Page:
This content was published: May 31, 2016. Phone numbers, email addresses, and other information may have changed.
Guest post by Kaela Parks, Director of Disability Services (DS)
I recently had the chance to offer information on accessibility to a group of folks who received funding through OpenOregon,.a state group The list of funded projects was impressive and PCC was fortunate to have nine projects selected. The webinar was offered by myself and one of our PCC Accessibility Techs, Lisa Brandt. We shared information on what it can be like for students who experience disability impacting access to print, but also showcased some of the really cool projects and initiatives out there to support accessible OER development. You can see our slides here or check out the list of links and resources that were shared as a handout.
I guess one of the most critical pieces in my mind, as a director of disability services, but also as an instructor who has taught online and in-person, is that considering accessibility and usability is not only a civil rights issue – it is common sense. If our goal is to facilitate learning in a diverse student population, then of course we need to consider how well the materials and activities we are selecting will actually work for learners who have different needs. Relying on accommodation is no longer an effective strategy (see this risk statement from educause if you aren’t aware of the legal landscape). But I’m not saying we need to make things accessible to avoid a lawsuit, I’m saying we need to approach things with accessibility in mind from the start because we want to ensure students can actually focus on learning, rather than spending time waiting for adjustments and fixes along the way.
This is a big piece – the experience of students when they are forced to self-disclose and then wait for accommodation – often being rerouted to an “equally effective alternative” – this experience is often not good. This experience can serve to alienate and marginalize the learner. What it makes me think about is the idea that these negative experiences could have more to do with low completion rates than the presence of the disability itself.
As educational institutions we tend to capture data and write reports on the type and nature of accommodation we provide. We report on students with disabilities in terms of diagnoses on file, or number of accommodations used, and on costs to provide auxiliary aids and services. What we don’t tend to do, is capture data and write reports on the degree to which system level barriers or attitudinal barriers impact course completion. The focus is almost always on the impairments within the individual. This is flawed. The system that views accommodation as the only solution needed, is what keeps instructors from recognizing the need to understand and proactively prevent barriers. With OER we have the potential to disrupt the curricular workflow – to move away from a model where we adopt inaccessible content and count on DS to fix it – and move toward a model where faculty and DS work collaboratively to ensure accessibility from the beginning.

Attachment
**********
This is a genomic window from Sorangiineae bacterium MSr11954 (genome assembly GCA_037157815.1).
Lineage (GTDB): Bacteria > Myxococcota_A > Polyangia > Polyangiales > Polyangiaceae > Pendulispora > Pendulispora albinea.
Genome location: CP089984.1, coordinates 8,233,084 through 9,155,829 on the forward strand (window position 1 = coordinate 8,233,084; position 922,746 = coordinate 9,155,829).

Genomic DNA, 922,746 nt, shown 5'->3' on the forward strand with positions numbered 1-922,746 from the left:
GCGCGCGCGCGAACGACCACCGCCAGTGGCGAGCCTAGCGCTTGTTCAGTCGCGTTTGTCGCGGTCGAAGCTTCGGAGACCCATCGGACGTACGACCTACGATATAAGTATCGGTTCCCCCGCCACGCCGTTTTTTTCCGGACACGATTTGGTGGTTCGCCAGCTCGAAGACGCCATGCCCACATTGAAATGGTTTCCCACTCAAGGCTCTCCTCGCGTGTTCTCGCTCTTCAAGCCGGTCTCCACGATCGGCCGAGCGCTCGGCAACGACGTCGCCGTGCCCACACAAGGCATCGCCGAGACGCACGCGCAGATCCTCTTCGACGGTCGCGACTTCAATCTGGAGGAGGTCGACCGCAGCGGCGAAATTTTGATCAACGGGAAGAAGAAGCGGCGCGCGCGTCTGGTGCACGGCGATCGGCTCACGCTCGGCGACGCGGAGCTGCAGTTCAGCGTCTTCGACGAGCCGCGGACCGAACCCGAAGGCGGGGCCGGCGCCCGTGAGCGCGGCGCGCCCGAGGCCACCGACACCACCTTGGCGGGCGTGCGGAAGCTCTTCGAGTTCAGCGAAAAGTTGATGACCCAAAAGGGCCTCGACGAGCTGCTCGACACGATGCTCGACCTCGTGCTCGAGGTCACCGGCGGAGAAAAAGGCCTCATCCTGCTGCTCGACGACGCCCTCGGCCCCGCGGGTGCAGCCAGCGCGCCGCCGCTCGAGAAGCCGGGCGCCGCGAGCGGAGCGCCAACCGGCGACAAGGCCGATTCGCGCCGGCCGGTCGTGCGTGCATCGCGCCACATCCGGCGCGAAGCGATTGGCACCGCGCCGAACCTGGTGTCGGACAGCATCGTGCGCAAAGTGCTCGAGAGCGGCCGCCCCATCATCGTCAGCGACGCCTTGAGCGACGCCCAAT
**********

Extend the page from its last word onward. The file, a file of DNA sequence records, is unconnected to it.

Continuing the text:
With funding for faculty to develop accessible OER in high enrollment courses, (check out the funding opportunity through HECC if you haven’t already) we have a great opportunity to engage in professional development, to stretch and grow as educators. We have an opportunity to push ourselves to create and cultivate more truly student-centered offerings. I am excited by open education projects because I know how important the curricular adoption process, as well as pedagogical choices, are to student experiences. The way we approach these decision points matters. A lot. The choices we make can move us toward greater social justice, or can serve to maintain the status quo. The choices we make can reduce barriers proactively, or can necessitate a continued reliance on accommodation. OER truly do provide an opportunity to improve the situation, and for those who are interested in learning more, the blog post I wrote on the intersection of accessibility and OER may help shed additional light.
The key thing to understand is that the way we achieve accessibility is by making sure we have really good structure in place. The Web Content Accessibility Guidelines have been curated over time with lots of stakeholder input and really do provide a very good indicator of what is needed, but the best approach is one that looks to not only standards but also end-user testing and input. For anyone who is not sure what this all means, I would suggest a review of the web accessibility handbook that Distance Education has published at www.pcc.edu/access. It is incredible!
The good news is that here at PCC, we have a wealth of training opportunities available. There are hands-on sessions offered by Instructional Support as well as opportunities for engagement from Disability Services, including workshops on approaching disability and accessibility as social justice issues. There are funding opportunities, best practices to learn from, and hands-on opportunities to support faculty in the exploration and use of accessible OER.
If you haven’t noticed it before, take a look at the footer of any PCC webpage- it says “Accessibility” and leads to accessibility related resources and events. And of course, for faculty who have questions or would like to chat – our team is available. We can meet up, attend department, division, or SAC meetings.